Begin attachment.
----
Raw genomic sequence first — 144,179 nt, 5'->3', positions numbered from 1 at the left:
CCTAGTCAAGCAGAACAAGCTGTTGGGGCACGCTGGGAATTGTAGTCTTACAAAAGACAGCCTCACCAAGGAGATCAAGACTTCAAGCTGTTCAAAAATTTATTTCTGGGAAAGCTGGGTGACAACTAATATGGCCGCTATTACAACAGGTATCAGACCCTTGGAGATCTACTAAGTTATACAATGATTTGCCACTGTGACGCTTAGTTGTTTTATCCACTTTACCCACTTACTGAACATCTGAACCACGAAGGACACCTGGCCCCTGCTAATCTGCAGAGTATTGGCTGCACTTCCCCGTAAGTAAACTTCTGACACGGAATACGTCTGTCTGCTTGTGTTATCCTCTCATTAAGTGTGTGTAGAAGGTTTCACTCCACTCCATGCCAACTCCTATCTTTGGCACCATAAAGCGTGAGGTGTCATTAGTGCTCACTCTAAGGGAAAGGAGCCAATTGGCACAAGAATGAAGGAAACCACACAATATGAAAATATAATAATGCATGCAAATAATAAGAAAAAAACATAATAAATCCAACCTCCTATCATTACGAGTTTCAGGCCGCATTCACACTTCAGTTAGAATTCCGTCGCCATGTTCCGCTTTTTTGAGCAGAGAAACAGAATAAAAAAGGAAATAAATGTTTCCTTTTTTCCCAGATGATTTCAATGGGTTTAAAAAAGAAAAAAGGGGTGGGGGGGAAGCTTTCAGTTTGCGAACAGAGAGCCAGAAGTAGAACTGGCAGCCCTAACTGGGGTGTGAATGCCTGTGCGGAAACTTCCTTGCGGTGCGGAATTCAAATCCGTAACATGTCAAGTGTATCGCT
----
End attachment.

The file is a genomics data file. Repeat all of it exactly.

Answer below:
Raw genomic sequence first — 144,179 nt, 5'->3', positions numbered from 1 at the left:
CCTAGTCAAGCAGAACAAGCTGTTGGGGCACGCTGGGAATTGTAGTCTTACAAAAGACAGCCTCACCAAGGAGATCAAGACTTCAAGCTGTTCAAAAATTTATTTCTGGGAAAGCTGGGTGACAACTAATATGGCCGCTATTACAACAGGTATCAGACCCTTGGAGATCTACTAAGTTATACAATGATTTGCCACTGTGACGCTTAGTTGTTTTATCCACTTTACCCACTTACTGAACATCTGAACCACGAAGGACACCTGGCCCCTGCTAATCTGCAGAGTATTGGCTGCACTTCCCCGTAAGTAAACTTCTGACACGGAATACGTCTGTCTGCTTGTGTTATCCTCTCATTAAGTGTGTGTAGAAGGTTTCACTCCACTCCATGCCAACTCCTATCTTTGGCACCATAAAGCGTGAGGTGTCATTAGTGCTCACTCTAAGGGAAAGGAGCCAATTGGCACAAGAATGAAGGAAACCACACAATATGAAAATATAATAATGCATGCAAATAATAAGAAAAAAACATAATAAATCCAACCTCCTATCATTACGAGTTTCAGGCCGCATTCACACTTCAGTTAGAATTCCGTCGCCATGTTCCGCTTTTTTGAGCAGAGAAACAGAATAAAAAAGGAAATAAATGTTTCCTTTTTTCCCAGATGATTTCAATGGGTTTAAAAAAGAAAAAAGGGGTGGGGGGGAAGCTTTCAGTTTGCGAACAGAGAGCCAGAAGTAGAACTGGCAGCCCTAACTGGGGTGTGAATGCCTGTGCGGAAACTTCCTTGCGGTGCGGAATTCAAATCCGTAACATGTCAAGTGTATCGCT